See, that's crazy. We must be missing something here. Well I'm taking the plunge. I'm going to make IPA after IPA on the same yeast as many times as i can (ie. until things start tasting strange i suppose).
Thank you 5gBrewer! I just sent this idea to BasicBrewing Radio in the hopes they'd do this experiment. I feel too inexperienced to be able to do a really consistent recipe 5+ times clean/exact that would have the ability to show yeast flaws from too many generations. I think you'll get 10+ at least w/o problems and will probably get more, if you keep going.
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Old 05-14-2007, 08:54 AM   #7
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If you are adding a relatively small amount (say 3 gallons as mentioned earlier) to a brewpub size batch of beer, I would think it would be fine. If you took a cup of your sludge out of every primary (which would be way overpitching anyway) you wouldn't really be transferring that much nasty crap into your new wort and it will work fine.

Yeast is a budding organism, a new yeast cell buds off an old one and leaves a scar, yes, once an 'old' cell buds off hundreds of new cells, it is basically not viable any more, but it has created 100 new cells with no scars which can each create 100 more cells, etc.

I doubt very much that the genetic mutation rate in beer yeast growing in a 'healthy' environment (water, sugar, alcohol) is high at all, and most likely, any mutations picked up in a cell would not be evolutionarily advantageous, and that cell would not replicate as fast as normal ones.

Think about bread, there are bakeries that mix in a little dough from previous batches with new ones, and have been doing this for decades.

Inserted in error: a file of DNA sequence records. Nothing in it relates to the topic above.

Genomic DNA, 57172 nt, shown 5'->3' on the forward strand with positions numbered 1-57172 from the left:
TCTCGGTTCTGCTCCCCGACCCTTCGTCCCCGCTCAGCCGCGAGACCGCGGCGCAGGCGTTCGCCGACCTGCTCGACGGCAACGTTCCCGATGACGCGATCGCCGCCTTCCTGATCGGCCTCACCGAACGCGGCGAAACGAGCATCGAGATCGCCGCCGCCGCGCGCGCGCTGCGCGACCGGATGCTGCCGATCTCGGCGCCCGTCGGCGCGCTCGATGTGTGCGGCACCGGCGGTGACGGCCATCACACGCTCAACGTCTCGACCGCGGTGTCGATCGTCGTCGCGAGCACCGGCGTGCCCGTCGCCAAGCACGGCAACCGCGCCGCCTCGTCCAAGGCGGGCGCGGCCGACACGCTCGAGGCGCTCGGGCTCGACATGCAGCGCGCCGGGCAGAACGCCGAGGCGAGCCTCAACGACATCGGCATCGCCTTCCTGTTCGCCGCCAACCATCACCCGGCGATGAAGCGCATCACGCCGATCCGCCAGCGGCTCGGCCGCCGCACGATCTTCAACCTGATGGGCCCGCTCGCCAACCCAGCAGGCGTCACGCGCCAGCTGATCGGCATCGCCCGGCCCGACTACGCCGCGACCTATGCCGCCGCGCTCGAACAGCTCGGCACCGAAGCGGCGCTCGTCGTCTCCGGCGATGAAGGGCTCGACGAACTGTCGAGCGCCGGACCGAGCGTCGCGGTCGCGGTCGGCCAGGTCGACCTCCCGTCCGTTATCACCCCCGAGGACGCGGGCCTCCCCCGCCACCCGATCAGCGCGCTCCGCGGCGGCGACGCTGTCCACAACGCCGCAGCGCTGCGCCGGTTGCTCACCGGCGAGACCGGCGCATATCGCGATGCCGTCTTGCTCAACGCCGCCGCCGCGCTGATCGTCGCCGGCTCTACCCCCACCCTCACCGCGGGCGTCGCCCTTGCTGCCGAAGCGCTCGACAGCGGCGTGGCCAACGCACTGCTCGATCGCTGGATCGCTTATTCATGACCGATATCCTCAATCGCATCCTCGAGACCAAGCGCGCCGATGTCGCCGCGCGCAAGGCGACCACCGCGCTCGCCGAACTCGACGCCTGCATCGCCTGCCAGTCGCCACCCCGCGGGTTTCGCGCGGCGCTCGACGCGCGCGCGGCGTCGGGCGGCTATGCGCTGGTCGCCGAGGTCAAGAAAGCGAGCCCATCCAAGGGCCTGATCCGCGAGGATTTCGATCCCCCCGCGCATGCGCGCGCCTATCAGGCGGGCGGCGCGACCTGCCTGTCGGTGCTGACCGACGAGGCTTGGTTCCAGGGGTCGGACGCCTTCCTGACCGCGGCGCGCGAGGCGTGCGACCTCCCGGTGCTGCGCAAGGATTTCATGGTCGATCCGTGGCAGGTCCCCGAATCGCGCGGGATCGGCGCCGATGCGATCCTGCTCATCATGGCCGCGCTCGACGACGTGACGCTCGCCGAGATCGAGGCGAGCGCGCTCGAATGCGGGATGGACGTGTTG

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Old 05-14-2007, 07:24 PM   #8
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Quote:
Originally Posted by ColoradoXJ13
snip...

Think about bread, there are bakeries that mix in a little dough from previous batches with new ones, and have been doing this for decades.

Isn't that what makes San Francisco sour dough bread special? They've been using the same sour dough yeast since it was first discovered.
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Old 05-14-2007, 07:38 PM   #9
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I think the biggest concern we have is the chance of introducing other strains and bacteria and has very little to do with the original yeast mutating. For this reason I agree it's far better to split a known pure culture and propagate rather than doing it in a linear fashion like pitching on yeast cakes indefinitely. When I collect slurry out of primaries, I label really well so that I can discard it if I sense any off flavors in the batch of beer it came from.

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Old 05-14-2007, 07:42 PM   #10
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How do the yeast labs keep a strain alive? They have to keep resuing it over and over, right?

Another q: how long can it stay in the fridge? Is it possible for me to dry it for long term storage?